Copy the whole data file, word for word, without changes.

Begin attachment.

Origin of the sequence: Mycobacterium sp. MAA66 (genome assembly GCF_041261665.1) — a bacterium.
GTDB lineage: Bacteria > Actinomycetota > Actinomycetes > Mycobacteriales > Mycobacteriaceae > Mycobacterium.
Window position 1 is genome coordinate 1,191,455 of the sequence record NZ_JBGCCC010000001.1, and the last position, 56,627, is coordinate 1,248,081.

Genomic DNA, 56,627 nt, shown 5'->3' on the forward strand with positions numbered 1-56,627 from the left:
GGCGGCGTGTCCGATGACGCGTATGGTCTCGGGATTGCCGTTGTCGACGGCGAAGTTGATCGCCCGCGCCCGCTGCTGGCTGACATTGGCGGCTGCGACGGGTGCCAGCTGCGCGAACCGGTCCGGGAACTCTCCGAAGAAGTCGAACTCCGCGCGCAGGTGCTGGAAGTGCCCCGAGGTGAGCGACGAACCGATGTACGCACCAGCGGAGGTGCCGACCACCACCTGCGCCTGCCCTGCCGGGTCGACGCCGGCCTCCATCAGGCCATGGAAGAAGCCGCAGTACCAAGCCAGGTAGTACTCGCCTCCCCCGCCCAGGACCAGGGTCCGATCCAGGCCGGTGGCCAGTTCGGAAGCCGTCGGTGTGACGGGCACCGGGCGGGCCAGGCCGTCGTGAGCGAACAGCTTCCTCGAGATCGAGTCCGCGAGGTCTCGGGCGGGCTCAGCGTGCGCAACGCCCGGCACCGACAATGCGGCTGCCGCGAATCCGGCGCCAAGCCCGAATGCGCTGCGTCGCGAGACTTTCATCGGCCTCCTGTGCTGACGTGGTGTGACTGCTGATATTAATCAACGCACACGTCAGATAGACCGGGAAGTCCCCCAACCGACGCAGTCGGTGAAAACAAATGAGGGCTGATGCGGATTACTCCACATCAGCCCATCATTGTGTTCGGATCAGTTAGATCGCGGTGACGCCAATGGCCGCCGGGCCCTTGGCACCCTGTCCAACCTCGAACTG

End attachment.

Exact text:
Origin of the sequence: Mycobacterium sp. MAA66 (genome assembly GCF_041261665.1) — a bacterium.
GTDB lineage: Bacteria > Actinomycetota > Actinomycetes > Mycobacteriales > Mycobacteriaceae > Mycobacterium.
Window position 1 is genome coordinate 1,191,455 of the sequence record NZ_JBGCCC010000001.1, and the last position, 56,627, is coordinate 1,248,081.

Genomic DNA, 56,627 nt, shown 5'->3' on the forward strand with positions numbered 1-56,627 from the left:
GGCGGCGTGTCCGATGACGCGTATGGTCTCGGGATTGCCGTTGTCGACGGCGAAGTTGATCGCCCGCGCCCGCTGCTGGCTGACATTGGCGGCTGCGACGGGTGCCAGCTGCGCGAACCGGTCCGGGAACTCTCCGAAGAAGTCGAACTCCGCGCGCAGGTGCTGGAAGTGCCCCGAGGTGAGCGACGAACCGATGTACGCACCAGCGGAGGTGCCGACCACCACCTGCGCCTGCCCTGCCGGGTCGACGCCGGCCTCCATCAGGCCATGGAAGAAGCCGCAGTACCAAGCCAGGTAGTACTCGCCTCCCCCGCCCAGGACCAGGGTCCGATCCAGGCCGGTGGCCAGTTCGGAAGCCGTCGGTGTGACGGGCACCGGGCGGGCCAGGCCGTCGTGAGCGAACAGCTTCCTCGAGATCGAGTCCGCGAGGTCTCGGGCGGGCTCAGCGTGCGCAACGCCCGGCACCGACAATGCGGCTGCCGCGAATCCGGCGCCAAGCCCGAATGCGCTGCGTCGCGAGACTTTCATCGGCCTCCTGTGCTGACGTGGTGTGACTGCTGATATTAATCAACGCACACGTCAGATAGACCGGGAAGTCCCCCAACCGACGCAGTCGGTGAAAACAAATGAGGGCTGATGCGGATTACTCCACATCAGCCCATCATTGTGTTCGGATCAGTTAGATCGCGGTGACGCCAATGGCCGCCGGGCCCTTGGCACCCTGTCCAACCTCGAACTG